Westerners sometimes get the feeling that the entire technology world revolves around them, but that’s not always true. Take GREE, for example, a hugely popular mobile social gaming giant over in Asia that is virtually unknown in the States and Europe.
GREE is currently sitting on a genuine gold mine, having a $4.7 billion annual turnover and over 24 million users across the Asian continent. And while such numbers would be satisfying enough for any regular Joe, GREE has decided to expand and is now finally looking towards the West.
The U.S. gaming market is however a tough nut to crack, so the Tokyo-based company is looking to strengthen its developing team before anything. After buying out social mobile gaming platform OpenFeint for $104 million back in April 2011 and mobile game developer Funzio for $210 million in May 2012, GREE has now announced the acquisition of App Ant Studios.
California-based App Ant was co-founded by Brian Frederick and Paul Pierre, both veterans of Mobile Social Gaming who have previously worked for major names in the industry like Electronic Arts or Yahoo. App Ant’s developing team had previously worked with GREE at Android games like Dino Life, so the acquisition doesn’t come as a big surprise.
It’s also not very surprising to hear that all members of the App Ant team will be joining GREE’s newly founded in-house San Francisco gaming studio, and that the former firm’s bosses and founders will take up “leadership roles” at the parent company.
“The team at App Ant Studios has continually impressed us with the quality of its engineering, art, and overall product.” said GREE CEO Naoki Aoyagi after the buyout, adding that “they share the same strong passion GREE has for mobile social gaming…” and that “with our constantly growing and evolving mobile game market, having such exceptional talent on board to build great experiences for the latest hardware is a huge priority for us.”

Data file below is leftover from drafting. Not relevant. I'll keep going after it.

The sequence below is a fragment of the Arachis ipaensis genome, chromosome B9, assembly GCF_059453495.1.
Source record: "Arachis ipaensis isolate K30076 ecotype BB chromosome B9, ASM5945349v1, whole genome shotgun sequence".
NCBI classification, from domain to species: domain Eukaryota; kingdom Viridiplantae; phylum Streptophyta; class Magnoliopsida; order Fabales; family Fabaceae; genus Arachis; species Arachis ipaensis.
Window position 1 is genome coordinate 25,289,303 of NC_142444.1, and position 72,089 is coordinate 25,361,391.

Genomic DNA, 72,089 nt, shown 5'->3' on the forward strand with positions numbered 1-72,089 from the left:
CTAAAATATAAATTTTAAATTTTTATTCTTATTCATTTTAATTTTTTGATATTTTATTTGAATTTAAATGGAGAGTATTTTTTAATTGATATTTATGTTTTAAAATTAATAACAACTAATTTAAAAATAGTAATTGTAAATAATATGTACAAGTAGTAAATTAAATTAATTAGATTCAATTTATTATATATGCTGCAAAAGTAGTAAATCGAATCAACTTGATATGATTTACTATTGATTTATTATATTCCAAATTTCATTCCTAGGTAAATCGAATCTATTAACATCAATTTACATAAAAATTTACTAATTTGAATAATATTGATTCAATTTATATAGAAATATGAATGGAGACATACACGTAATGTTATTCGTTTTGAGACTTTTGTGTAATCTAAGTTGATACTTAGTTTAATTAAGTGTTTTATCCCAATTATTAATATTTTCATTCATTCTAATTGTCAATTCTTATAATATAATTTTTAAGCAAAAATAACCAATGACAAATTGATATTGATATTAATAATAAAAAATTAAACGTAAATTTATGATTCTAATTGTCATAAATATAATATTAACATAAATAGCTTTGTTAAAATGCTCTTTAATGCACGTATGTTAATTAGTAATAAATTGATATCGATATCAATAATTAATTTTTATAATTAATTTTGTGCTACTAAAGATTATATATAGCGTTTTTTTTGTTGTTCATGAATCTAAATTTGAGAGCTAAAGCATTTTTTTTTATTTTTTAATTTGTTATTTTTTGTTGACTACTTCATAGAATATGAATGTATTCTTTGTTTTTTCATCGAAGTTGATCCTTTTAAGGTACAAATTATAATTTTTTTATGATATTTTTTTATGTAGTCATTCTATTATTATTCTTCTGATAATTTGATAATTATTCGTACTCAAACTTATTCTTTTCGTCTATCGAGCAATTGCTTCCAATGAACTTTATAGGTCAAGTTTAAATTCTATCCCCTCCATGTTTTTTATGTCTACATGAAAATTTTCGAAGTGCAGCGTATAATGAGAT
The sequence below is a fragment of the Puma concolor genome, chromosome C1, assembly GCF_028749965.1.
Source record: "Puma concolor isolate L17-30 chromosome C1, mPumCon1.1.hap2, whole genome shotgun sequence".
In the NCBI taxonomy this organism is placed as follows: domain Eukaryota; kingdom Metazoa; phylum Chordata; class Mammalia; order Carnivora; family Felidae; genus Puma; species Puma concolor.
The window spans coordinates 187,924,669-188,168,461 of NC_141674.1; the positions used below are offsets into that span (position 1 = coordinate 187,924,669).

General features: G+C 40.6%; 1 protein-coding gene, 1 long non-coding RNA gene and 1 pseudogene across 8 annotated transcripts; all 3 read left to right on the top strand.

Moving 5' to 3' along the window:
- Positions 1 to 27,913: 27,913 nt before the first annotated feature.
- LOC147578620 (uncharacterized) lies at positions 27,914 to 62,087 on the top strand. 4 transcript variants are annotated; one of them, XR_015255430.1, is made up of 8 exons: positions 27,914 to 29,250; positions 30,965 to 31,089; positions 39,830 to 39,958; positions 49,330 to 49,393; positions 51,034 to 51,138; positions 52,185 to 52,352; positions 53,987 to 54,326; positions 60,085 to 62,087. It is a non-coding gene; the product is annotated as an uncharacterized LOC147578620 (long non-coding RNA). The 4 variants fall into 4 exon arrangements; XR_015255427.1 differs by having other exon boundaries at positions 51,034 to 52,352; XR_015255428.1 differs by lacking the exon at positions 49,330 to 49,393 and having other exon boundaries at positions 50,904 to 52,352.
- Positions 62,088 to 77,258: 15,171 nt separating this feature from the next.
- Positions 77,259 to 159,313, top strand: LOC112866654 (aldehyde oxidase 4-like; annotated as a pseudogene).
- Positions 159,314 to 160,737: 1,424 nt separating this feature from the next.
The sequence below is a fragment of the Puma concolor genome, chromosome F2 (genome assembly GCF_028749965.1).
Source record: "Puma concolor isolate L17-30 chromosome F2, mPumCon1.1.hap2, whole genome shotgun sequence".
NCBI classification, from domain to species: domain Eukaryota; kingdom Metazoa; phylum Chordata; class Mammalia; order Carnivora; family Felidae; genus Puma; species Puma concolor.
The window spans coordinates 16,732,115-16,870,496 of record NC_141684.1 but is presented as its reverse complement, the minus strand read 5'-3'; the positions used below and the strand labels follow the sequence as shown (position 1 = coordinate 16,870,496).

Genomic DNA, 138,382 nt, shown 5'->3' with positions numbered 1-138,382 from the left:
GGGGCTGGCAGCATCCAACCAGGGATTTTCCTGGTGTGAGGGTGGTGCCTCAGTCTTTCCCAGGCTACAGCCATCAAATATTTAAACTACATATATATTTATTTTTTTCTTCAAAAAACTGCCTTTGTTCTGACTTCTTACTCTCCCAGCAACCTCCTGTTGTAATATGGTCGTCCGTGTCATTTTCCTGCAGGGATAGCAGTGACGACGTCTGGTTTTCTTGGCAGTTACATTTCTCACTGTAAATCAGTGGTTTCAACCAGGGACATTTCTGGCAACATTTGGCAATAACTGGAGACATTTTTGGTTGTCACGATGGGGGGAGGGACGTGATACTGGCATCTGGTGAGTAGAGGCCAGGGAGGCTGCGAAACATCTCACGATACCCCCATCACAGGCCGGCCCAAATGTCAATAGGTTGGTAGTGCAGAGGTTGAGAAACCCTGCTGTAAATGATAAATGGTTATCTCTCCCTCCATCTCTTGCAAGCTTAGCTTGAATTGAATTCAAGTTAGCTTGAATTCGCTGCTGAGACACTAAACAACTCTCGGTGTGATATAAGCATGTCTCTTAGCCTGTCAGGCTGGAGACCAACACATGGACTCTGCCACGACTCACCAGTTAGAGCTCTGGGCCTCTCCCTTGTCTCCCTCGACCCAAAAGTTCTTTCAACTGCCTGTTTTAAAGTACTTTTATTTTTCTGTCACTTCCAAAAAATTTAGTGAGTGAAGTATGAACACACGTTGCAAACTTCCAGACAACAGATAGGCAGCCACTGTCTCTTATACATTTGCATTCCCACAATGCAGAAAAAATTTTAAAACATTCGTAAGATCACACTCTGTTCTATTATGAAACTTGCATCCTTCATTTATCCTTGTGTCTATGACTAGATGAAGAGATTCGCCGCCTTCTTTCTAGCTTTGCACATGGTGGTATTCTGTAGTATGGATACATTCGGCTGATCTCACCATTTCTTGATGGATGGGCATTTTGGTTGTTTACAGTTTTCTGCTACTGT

Unlike GREE’s previous “investments” in new talent, App Ant’s acquisition hasn’t been detailed just yet, so we don’t know how much money the Japanese company had had to spend this time around. We also don’t know exactly what are GREE’s plans for its U.S. and Europe forays, though it’s obvious the social gaming giant will be looking to make Westerners more interested in card battle and simulation games that are currently not that popular in this part of the world.
If we were to take Aoyagi’s statements by the letter, we would also expect something more graphically impressive to take advantage of the “latest hardware”, but we wouldn’t get our hopes up just yet.
Anyone excited about GREE’s Android intentions for the States and Europe? Do card battle games sound like a blast from the future or the past to you?